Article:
Loving La Virgen, A Jaundiced View

I love La Virgen de Guadalupe.

This may come as a surprise to some who know me, given that I'm not Catholic or even particularly "God fearing."

As a testament of my devotion, I have a small statuette of La Virgen perched atop my computer. A calendar with her image also hangs nearby. In my home, La Virgen, adorned in seashells, sits on top of the refrigerator. And in my formal living room, a painting of her is prominently showcased in a hand-made wooden trough.

Because most of my family is Catholic, I was taught that La Virgen has always been the defender of the poor and powerless in our culture. Some think it hasn't helped much. Mexico and most other Latin American nations have a long history of abusing and repressing their weakest citizens.

At the risk of sounding too Freudian, I believe that I subconsciously associate La Virgen with a centuries-long quest for justice in Latin America -- and, by extension, in our nation's Latino barrios.

Before I explain -- and further explore -- my agnostic but sincere affection for La Virgen, I should provide some background for the uninitiated.

La Virgen is also known as Our Lady of Guadalupe or the Virgin Mary -- Holy Mother of Christ. On December 12 each year, celebrations in her honor are held throughout Latin America and U.S. barrios.

As the story goes, she appeared in 1531 as a dark-skinned Indian woman in a vision to a humble Aztec named Juan Diego. The young man witnessed the apparition as he walked past a hill called Tepeyac near what is now modern-day Mexico City.

La Virgen instructed Juan Diego to deliver a message to the head of Mexico's Catholic church expressing her wish that a basilica be built in her honor at Tepeyac.

Not only was her wish obeyed, but she eventually came to be known as Latin America's divine protector. In 1895, Pope Leo XII even went so far as to proclaim her the Queen of the Mexican people.

Nearly five centuries later, La Virgen's image and influence permeate Latin American culture. In El Salvador, opponents of the oligarchy marched against the government in the 1980s carrying banners bearing her likeness. In Mexican American communities across the United States, depictions of La Virgen de Guadalupe can be found today on everything from banners to murals to tattoos. Virtually every village in Mexico and every barrio in the United States has at least one church dedicated to La Virgen.

Frankly, I've always interpreted the story of Juan Diego and La Virgen -- non-believer that I am -- as one of the many means used by the Spanish conquistadors and their cohorts in the church to subjugate and convert Mexico's native tribes.

Although a product of that native-colonialist culture, I regard that era of Mexican history as disdainful. Historian David Stannard, who estimates that the native populations in the Americas declined by as much as 100 million people as a result of the colonialist invasions, called it the "American Holocaust."

My late father, who was given the middle name Guadalupe in honor of La Virgen, was a consummate fatalist when it came to questions of social justice in Mexico. A proud and intelligent man, he nevertheless viewed himself as largely powerless when it came to his role in Mexican society.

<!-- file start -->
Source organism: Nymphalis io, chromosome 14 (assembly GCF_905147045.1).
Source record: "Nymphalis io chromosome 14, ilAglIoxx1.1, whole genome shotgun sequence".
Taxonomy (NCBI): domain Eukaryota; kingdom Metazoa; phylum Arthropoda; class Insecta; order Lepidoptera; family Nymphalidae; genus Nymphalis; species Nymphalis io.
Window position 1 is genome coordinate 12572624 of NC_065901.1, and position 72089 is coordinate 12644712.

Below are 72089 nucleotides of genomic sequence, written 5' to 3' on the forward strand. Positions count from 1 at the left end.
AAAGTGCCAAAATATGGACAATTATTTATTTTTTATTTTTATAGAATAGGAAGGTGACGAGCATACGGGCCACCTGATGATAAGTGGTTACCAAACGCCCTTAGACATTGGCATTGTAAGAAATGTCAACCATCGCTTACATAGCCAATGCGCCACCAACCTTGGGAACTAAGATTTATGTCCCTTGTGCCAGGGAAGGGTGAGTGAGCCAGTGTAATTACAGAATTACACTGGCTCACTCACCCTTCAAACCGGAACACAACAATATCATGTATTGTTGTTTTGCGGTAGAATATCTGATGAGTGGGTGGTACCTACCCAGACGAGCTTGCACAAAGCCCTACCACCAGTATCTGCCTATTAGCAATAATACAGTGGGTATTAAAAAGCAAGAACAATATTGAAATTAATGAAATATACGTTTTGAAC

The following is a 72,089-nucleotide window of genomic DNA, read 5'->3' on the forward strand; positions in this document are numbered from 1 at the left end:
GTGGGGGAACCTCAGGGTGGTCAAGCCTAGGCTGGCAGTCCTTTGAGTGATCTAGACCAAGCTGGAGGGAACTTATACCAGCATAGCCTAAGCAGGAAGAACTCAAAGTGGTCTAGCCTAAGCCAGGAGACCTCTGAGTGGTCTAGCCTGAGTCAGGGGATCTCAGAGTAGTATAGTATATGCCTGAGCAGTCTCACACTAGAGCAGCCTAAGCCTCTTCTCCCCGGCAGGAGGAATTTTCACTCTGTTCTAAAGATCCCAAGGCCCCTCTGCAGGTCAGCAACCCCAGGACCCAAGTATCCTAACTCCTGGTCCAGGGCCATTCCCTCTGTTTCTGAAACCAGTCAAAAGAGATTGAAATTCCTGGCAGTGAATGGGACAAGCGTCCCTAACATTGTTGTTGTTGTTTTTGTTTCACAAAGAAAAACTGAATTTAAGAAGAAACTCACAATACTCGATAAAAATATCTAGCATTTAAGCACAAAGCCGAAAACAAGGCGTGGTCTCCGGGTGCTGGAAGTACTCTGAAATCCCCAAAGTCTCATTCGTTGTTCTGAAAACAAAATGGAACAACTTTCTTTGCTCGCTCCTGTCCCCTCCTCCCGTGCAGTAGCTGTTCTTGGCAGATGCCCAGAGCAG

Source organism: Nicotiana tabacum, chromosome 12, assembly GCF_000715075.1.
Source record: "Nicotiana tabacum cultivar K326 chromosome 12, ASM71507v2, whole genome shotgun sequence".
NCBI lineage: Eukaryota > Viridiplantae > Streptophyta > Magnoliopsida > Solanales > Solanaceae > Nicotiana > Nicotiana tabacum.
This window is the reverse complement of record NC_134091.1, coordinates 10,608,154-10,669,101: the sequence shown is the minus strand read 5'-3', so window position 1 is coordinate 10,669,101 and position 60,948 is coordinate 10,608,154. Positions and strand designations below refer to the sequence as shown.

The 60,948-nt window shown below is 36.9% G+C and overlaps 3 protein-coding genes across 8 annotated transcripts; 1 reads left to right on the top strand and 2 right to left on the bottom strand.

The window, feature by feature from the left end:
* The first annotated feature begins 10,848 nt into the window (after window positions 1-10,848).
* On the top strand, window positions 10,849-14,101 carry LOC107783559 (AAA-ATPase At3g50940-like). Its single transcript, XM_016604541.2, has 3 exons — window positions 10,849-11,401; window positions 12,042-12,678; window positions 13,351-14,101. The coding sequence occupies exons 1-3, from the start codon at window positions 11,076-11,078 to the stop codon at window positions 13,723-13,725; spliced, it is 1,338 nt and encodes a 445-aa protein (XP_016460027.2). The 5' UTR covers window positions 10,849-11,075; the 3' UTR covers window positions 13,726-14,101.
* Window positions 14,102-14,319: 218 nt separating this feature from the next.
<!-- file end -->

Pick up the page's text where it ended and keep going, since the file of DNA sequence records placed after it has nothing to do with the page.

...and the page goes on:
"Why should I vote," he once said to me. "The election always turns out the way the government wants it to. That's the way it is. That's the way it will always be."

Yet every year Humberto Guadalupe Garcia would stay up past midnight on December 11 to watch the live, televised broadcast of a special ceremony and mass held at the grand Basilica de Guadalupe in honor of La Virgen. She is said to have appeared a final time to Juan Diego on December 12. Church officials had demanded proof that Juan had seen La Virgen, so she emblazoned her image on his muslin cape -- which now hangs framed in the Basilica's main hall.

Last week, I watched the broadcasted ceremony from the living room of my sister's modest home in Laredo, which straddles the South Texas border with Mexico. The program has aired live since 1931.

Seeing it for the first time as an adult, an agnostic, and a veteran journalist, I thought the program had a surreal and almost kitsch quality about it. The hours-long ceremony fuses holiness and Hollywood pomp, as the cameras focus on a slew of singers, soap opera actors and other celebrities invited by the church to pay homage by singing to the Holy Mother.

Tens of thousands of run-of-the-mill Catholics also lined up and passed through the Basilica to catch a glimpse of the Virgen's gold-framed image -- though the television cameras tend to present them more as movie extras than Christ's devoted flock.

I never had a chance to ask my father what he thought of this odd spectacle, though I suspect that he, too, soaked it in with a jaundiced eye. Like me, he understood that churches, like governments, are never pure and never completely honest with their subjects. That's how they stay in power.

Still, we go on. Hoping and praying, even if agnostically, for the promise of a better world, a world lovingly, justly watched over by a mother of humble miracles.

That's why I love La Virgen.

James E. Garcia is editor and publisher of AmericanLatino.net. E-mail the writer at jgarcia@americanlatino.net.

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